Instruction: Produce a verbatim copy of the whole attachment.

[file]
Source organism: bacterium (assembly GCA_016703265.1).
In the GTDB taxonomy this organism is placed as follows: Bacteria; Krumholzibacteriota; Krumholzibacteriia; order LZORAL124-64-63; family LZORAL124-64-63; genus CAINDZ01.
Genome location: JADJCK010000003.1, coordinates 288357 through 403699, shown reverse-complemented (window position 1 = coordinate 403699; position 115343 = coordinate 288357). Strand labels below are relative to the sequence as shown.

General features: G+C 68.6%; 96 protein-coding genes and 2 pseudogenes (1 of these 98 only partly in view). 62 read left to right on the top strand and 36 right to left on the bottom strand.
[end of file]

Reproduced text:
Source organism: bacterium (assembly GCA_016703265.1).
In the GTDB taxonomy this organism is placed as follows: Bacteria; Krumholzibacteriota; Krumholzibacteriia; order LZORAL124-64-63; family LZORAL124-64-63; genus CAINDZ01.
Genome location: JADJCK010000003.1, coordinates 288357 through 403699, shown reverse-complemented (window position 1 = coordinate 403699; position 115343 = coordinate 288357). Strand labels below are relative to the sequence as shown.

General features: G+C 68.6%; 96 protein-coding genes and 2 pseudogenes (1 of these 98 only partly in view). 62 read left to right on the top strand and 36 right to left on the bottom strand.